Smalls Sunday: Backyard Adventures

Smalls loves playing in the yard and helping Ben torment the neighbor dogs. Here she is giving the neighbor puppy the stink eye for being naked. (You’d think for as much as this puppy escapes his yard, the neighbors would put a collar and tag on him.)

You may have to click on the picture to see it bigger in order to fully appreciate Smalls’s priceless expression.

And here she is playing with some balls, one in a more manageable size than the other.

Smalls is a pro at fetch, unlike Ben who took 3 years to learn the basic concept and still only kind of brings the ball back occasionally. Smalls, on the other hand, seems to have been born with the retrieval instinct, which makes sense considering our recent discovery of the likelihood that she’s got some golden retriever heritage. I can’t wait to take her up to the reservoir this summer and see how well she swims.

Be sure to check in with Kaya, Rufus, Ben, Ted, Gus, and Zapp.

The Leftover Nazi

Isabel recently told me that she doesn’t eat leftovers. She doesn’t know why; she just can’t bring herself to eat them. Now, I know everyone has their own set of beliefs and everything, but there is something about the idea of not eating leftovers that I’m having a very hard time coming to terms with.

You see, I live for leftovers. I will intentionally stop eating halfway through my dinner so that I can have the second half for lunch the next day. I look forward to leftovers. I dream about them, plan when and how I’m going to eat them, whether I’m going to do anything crazy like cover them in pepperjack cheese when I heat them up, plan if they’ll be best heated up in the microwave, toaster oven, or on the Foreman. Leftovers, to me, are the stuff dreams are made of.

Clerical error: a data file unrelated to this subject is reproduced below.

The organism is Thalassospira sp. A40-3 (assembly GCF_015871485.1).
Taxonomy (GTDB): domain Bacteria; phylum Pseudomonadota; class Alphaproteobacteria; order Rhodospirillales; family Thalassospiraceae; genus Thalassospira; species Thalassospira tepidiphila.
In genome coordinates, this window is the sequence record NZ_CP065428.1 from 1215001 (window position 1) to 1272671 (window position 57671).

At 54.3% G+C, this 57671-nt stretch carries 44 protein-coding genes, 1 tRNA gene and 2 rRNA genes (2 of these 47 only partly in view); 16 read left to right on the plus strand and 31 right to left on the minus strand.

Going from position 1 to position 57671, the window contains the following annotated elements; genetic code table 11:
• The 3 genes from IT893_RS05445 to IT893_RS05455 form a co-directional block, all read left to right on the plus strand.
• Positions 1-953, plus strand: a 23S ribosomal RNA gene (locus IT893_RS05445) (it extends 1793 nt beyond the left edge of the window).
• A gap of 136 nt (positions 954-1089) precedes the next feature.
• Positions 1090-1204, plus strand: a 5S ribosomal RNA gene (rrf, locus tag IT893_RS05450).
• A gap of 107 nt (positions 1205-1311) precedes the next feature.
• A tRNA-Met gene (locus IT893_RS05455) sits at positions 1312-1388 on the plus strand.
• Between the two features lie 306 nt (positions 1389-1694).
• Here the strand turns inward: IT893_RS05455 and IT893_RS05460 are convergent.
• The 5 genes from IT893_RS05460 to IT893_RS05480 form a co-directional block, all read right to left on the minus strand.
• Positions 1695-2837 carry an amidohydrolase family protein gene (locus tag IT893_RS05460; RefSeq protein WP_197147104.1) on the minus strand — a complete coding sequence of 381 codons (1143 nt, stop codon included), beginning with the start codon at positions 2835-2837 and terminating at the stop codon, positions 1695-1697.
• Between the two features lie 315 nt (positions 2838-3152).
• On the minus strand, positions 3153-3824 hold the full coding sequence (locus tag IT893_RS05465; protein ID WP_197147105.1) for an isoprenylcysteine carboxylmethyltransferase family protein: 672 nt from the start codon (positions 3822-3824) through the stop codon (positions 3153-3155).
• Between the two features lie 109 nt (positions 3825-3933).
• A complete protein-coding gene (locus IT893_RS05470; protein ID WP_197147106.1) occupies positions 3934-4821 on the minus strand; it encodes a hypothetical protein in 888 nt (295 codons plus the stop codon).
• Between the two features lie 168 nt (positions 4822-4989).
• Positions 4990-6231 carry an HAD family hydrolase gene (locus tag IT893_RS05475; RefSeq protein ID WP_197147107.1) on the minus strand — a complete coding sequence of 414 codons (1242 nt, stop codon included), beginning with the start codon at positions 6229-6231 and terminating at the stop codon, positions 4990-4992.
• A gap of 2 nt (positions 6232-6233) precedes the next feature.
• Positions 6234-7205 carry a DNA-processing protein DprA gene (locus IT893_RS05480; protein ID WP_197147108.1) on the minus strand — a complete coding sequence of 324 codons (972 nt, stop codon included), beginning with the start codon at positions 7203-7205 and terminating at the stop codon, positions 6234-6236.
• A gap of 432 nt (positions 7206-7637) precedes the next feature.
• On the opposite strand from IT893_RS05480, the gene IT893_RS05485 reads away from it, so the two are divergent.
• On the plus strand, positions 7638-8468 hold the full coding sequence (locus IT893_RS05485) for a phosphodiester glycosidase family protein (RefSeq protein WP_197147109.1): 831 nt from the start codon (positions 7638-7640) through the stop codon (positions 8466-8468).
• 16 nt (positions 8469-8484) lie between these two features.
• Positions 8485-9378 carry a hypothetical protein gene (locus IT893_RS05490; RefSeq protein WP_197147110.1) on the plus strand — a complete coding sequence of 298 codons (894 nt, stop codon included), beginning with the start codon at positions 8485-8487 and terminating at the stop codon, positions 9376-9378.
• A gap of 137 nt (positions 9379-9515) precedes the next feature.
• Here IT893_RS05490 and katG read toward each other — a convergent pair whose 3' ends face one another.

In high school and college, I used to be a bit of a leftover nazi. I’ve calmed down a bit since then, but I still feel that it is very important that leftovers be divided evenly and fairly. (If there are 4 burritos’ worth of chicken left in the crock pot, for example, I would very much prefer that Tim and I each get to eat 2 more chicken burritos.) Even though I’m not as bad as I used to be, sometimes my inner leftover nazi does rear her ugly head to lecture Tim about the importance of not eating something that I’m really looking forward to. This is rare, though, and is nothing compared to what it used to be.

It used to be that my parents and I would go out to El Burrito, the best Mexican restaurant in Ft. Collins, for dinner, and I would bring half of my burrito home in a cute, burrito-sized styrofoam box. The next day, I’d daydream through my classes about how good that leftover burrito half was going to taste as an after-school snack. I’d imagine the gooey cheese, melted into extra ooey-gooey goodness in the microwave, the extra green chile I’d scrape out of the bottom of the box, savoring every last bite, and that last bite — oooh, the last bite. I always saved the best bite for last. All day, my excitement would build up for 3:00 and the after-school burrito. And then 3:00 would come, I’d get home, open the fridge . . . and discover that my dad had decided to have a breakfast burrito that morning. Yes, that burrito. My burrito. The one I had been looking forward to all day. The one I now would never get to enjoy. For a high school student who was perhaps a bit too attached to her leftovers, this was truly devastating.

Whenever this happened, the next time we went to El Burrito I would write “Audrey’s Burrito! Not for Dad!” all over the styrofoam box. I was such a sweet daughter.

Oh, but it gets even better. In college, before moving into a house with Lauren and some other roommates, I actually lectured my future housemates on how important it was that they not eat my leftovers. That’s right, my future housemates. I had this little chat with them before we even moved in together. Before they’d had a chance to so much as think about eating something in a styrofoam box that did not belong to them. Let me just say this one more time so it’s clear to you how bad my leftover obsession was: I preemptively told my college roommates not to go near my leftovers. Oh, y’all. It was ugly.